Midi input for SC?

Is there a standard way to input midi from a keyboard into a SC session or code editor?

I am thinking about the midi input from Frescobaldi/ Lilypond or Musescore where can play a midi keyboard and the notes appear in the editor or staff respectively .

I am also interested in some facility for midi looping where I play notes and they get assigned to a program change number for later running.

If I have to code what I want that’s ok, but shoulders of giants and all that.

Appreciate any thoughts!

I have some rather old code (over 12 years) that captures MIDI notes into a data structure. It probably doesn’t do everything that you want, but you could get some ideas from it.

This is all in the ddwMIDI quark.

To recheck it, I ran some MIDI notes out of Pure Data. Pd showed up as MIDIClient.sources[3].

ddwMIDI has its own way of addressing MIDI input devices (MIDIPort). When you init MIDIPort, you can pull some devices to the front – MIDIPort.init([3]) means that the third device in MIDIClient.sources becomes device 0 (default device) in MIDIPort.


r = MIDIRecSocket(0, TempoClock.default);

Now r is grabbing note on/off messages, until you stopRecord. This method returns the data.

b = r.stopRecord;
-> a MIDIRecBuf


0 : [ 53, 0.20010301800005, 0.30231231300002, 0.50393700787402 ]
1 : [ 60, 0.19940607499996, 0.302256296, 0.50393700787402 ]
2 : [ 51, 0.20091244800005, 0.30381891100001, 0.50393700787402 ]
3 : [ 61, 0.20090130400001, 0.30378040400001, 0.50393700787402 ]

Then, a quick and dirty template to play back:

p = Pbind(
	\noteObj, b.asPattern,  // "a Pseq"
	[\midinote, \dur, \sustain, \amp], Pfunc { |ev|
		var note = ev[\noteObj];
		// freq is really note number
		// "gate" = velocity scaled to 0.0 - 1.0
		[note.freq, note.dur, note.length, note.gate]

There are some other features in there, related to quantizing, and I also had a neat idea at that time about parsing chords and grace notes. But I ended up not going in that direction for my compositional work, so at this point, it’s abandon-ware.

Since it captures notes with timing, though, it may be useful for looping. (The problem I never solved with looping is that language-side processing is earlier than what you hear by s.latency seconds – so you’ll hit the MIDI button to stop recording and start looping based on the time you hear, but the bar line in the language has already passed. Loop playback, then, would have to skip over the first fraction of a beat and resync on the next note. It’s certainly a solvable problem; I just never finished it.)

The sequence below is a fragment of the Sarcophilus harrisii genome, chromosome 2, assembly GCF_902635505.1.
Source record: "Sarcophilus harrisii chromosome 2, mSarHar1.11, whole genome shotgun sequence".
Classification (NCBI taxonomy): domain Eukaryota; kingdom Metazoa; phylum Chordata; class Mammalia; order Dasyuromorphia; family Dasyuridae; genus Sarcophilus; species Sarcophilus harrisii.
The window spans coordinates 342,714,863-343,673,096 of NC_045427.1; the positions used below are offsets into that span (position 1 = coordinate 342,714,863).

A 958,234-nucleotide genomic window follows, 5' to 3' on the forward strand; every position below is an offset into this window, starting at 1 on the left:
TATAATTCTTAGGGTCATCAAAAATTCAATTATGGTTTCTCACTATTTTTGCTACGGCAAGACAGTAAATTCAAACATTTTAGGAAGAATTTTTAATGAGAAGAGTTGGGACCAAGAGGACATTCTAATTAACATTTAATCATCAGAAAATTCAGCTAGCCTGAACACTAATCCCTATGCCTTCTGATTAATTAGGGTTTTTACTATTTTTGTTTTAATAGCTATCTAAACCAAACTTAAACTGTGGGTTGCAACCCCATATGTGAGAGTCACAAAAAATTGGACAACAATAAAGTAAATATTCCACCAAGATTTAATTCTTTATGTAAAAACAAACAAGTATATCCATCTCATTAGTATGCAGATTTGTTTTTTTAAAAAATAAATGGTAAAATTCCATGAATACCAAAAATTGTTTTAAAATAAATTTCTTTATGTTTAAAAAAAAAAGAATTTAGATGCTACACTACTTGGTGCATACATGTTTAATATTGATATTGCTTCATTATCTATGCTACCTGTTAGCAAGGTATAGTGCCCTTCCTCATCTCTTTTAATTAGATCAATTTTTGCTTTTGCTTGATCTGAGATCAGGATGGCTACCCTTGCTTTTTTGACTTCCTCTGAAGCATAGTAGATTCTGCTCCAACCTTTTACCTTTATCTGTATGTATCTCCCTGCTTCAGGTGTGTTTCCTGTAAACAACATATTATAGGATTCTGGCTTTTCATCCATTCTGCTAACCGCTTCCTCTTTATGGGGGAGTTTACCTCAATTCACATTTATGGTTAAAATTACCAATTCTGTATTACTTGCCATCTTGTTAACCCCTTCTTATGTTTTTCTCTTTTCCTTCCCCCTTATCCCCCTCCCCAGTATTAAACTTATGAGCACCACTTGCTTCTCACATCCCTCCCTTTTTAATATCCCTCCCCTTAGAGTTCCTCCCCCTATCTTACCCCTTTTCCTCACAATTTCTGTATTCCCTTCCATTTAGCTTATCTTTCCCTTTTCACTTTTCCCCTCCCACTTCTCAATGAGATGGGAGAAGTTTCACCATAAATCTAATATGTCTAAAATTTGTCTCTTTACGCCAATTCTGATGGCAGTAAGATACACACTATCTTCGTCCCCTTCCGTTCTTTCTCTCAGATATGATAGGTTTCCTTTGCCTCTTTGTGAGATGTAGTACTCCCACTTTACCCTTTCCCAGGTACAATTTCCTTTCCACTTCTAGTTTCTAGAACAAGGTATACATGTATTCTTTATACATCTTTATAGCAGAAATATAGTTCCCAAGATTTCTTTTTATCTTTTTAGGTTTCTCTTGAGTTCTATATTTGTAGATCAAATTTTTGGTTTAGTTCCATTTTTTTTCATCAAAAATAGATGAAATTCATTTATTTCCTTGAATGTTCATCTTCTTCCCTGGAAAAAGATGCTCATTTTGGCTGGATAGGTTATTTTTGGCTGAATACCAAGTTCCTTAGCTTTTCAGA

(PS One error in the code: it’s using clock.elapsedBeats to measure time when it really should be clock.beats.)

I don’t recall that anyone has done this, no.


If you just want to react to midi messages, the standard way would be to use the MIDIdef class that allows you to set up handlers for noteOn, noteOff, cc, pitchbend, sysex, program change, etc
There’s currently nothing in the supercollider eco system - to the best of my knowledge - that tries to analyze recorded midi information into notation-like data structures (e.g. to analyze the timings into standard rhythms).

For a midi looper, last summer I made a proof of concept - no doubt it will not be perfect, but you could try it and see if it goes in the direction you want: GitHub - shimpe/sc-midi-recorder: experiment with midi recording. If I remember well, it records and plays back notes and control changes, program changes, pitch bend/touch, etc and it also has provisions for recording to multiple tracks which then can be selectively muted/unmuted during playback, it can do some quantization on the recording and it comes with a small user interface.

If you are interested in reacting to midi with faders, buttons or other ui elements in supercollider last year I also made a small library to do just that: GitHub - shimpe/sc-midi-controls: bidirectional learning midi controls for supercollider This library supports reacting to cc, nrpn, rpn, sysex and has a “learning” mode to quickly get started with whatever midi device you have lying around. Other people have also worked on similar goals (without the learning, if I’m not mistaken) in the “modality” toolkit ( Modality Toolkit [Supported Controllers] ).

Have fun with supercollider!

Thanks everyone for the information. It looks to me that I will have to write my own system, as I want something pretty specific, but looking at this code is super helpful. Probably a delightful way to start learning SuperCollider :wink:

(Basically: use a midi foot pedal like my Roland FC300 to send a cc that says “start recording”, record with the 88 keyboard, a cc to “stop recording”, assign the pattern to a program change control number, then fire off the pattern by sending the program change control number later. I want to do some fanciness using lower notes to “clock” the recording process and enable interesting polyphony.)